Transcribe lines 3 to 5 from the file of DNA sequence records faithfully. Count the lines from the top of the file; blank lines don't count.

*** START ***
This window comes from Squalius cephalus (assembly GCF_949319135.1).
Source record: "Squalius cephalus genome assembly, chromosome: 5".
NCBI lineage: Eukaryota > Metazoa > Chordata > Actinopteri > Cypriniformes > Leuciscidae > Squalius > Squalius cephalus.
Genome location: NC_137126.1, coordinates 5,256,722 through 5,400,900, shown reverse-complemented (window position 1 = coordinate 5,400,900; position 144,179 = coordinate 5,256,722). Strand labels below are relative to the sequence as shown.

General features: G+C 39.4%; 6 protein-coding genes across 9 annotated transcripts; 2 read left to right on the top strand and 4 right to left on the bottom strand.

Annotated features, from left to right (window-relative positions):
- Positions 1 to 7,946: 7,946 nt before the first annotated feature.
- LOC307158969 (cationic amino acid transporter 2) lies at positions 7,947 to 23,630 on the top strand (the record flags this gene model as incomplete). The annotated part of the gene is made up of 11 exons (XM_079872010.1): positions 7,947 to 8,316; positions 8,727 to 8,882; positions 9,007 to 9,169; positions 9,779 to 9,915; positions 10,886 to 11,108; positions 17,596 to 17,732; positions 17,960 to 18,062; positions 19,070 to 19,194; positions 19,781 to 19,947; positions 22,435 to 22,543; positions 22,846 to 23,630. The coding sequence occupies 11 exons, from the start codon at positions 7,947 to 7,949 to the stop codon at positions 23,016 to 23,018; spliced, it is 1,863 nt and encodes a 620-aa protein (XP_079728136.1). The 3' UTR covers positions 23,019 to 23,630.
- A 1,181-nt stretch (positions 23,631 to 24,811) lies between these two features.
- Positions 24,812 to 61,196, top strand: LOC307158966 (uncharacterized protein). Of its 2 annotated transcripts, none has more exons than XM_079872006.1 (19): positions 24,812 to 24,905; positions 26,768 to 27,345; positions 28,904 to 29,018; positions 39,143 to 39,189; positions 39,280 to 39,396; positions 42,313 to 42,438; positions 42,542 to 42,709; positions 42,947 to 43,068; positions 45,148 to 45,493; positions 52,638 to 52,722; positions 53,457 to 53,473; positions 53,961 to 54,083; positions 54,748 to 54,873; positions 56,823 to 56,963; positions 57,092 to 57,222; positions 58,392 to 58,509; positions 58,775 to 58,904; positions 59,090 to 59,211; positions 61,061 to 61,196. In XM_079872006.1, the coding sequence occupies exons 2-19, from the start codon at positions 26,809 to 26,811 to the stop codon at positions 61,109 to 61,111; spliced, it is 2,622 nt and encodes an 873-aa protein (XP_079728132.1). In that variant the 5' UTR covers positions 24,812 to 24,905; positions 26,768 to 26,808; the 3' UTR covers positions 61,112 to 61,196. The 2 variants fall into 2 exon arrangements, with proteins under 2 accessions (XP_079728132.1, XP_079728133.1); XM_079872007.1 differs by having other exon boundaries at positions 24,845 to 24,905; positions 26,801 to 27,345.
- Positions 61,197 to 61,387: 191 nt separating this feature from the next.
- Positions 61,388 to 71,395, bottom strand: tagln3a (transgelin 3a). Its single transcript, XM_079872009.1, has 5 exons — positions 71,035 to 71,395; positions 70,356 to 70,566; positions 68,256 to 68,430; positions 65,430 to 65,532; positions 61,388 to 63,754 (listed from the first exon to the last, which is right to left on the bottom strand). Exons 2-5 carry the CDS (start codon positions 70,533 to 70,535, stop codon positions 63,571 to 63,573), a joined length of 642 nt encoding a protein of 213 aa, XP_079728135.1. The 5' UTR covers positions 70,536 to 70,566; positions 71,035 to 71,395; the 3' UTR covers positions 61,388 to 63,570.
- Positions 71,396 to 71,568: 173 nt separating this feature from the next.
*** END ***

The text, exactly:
NCBI lineage: Eukaryota > Metazoa > Chordata > Actinopteri > Cypriniformes > Leuciscidae > Squalius > Squalius cephalus.
Genome location: NC_137126.1, coordinates 5,256,722 through 5,400,900, shown reverse-complemented (window position 1 = coordinate 5,400,900; position 144,179 = coordinate 5,256,722). Strand labels below are relative to the sequence as shown.

General features: G+C 39.4%; 6 protein-coding genes across 9 annotated transcripts; 2 read left to right on the top strand and 4 right to left on the bottom strand.